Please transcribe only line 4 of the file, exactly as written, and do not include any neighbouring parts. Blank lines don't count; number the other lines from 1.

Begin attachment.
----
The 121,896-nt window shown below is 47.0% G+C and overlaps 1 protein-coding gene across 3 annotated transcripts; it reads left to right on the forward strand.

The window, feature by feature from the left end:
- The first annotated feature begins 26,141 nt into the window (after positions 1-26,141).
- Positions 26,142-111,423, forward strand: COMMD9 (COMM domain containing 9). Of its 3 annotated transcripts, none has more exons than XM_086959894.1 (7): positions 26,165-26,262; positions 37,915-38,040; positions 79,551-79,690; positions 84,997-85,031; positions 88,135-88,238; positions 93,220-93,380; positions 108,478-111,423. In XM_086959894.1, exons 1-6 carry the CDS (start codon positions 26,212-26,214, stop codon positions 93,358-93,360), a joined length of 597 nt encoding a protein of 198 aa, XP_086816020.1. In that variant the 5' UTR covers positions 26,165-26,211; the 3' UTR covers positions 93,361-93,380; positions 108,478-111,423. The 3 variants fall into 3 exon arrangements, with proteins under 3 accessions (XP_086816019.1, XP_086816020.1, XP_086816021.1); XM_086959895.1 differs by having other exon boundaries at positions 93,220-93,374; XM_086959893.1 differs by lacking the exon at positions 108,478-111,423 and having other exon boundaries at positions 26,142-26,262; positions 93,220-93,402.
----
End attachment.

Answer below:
- Positions 26,142-111,423, forward strand: COMMD9 (COMM domain containing 9). Of its 3 annotated transcripts, none has more exons than XM_086959894.1 (7): positions 26,165-26,262; positions 37,915-38,040; positions 79,551-79,690; positions 84,997-85,031; positions 88,135-88,238; positions 93,220-93,380; positions 108,478-111,423. In XM_086959894.1, exons 1-6 carry the CDS (start codon positions 26,212-26,214, stop codon positions 93,358-93,360), a joined length of 597 nt encoding a protein of 198 aa, XP_086816020.1. In that variant the 5' UTR covers positions 26,165-26,211; the 3' UTR covers positions 93,361-93,380; positions 108,478-111,423. The 3 variants fall into 3 exon arrangements, with proteins under 3 accessions (XP_086816019.1, XP_086816020.1, XP_086816021.1); XM_086959895.1 differs by having other exon boundaries at positions 93,220-93,374; XM_086959893.1 differs by lacking the exon at positions 108,478-111,423 and having other exon boundaries at positions 26,142-26,262; positions 93,220-93,402.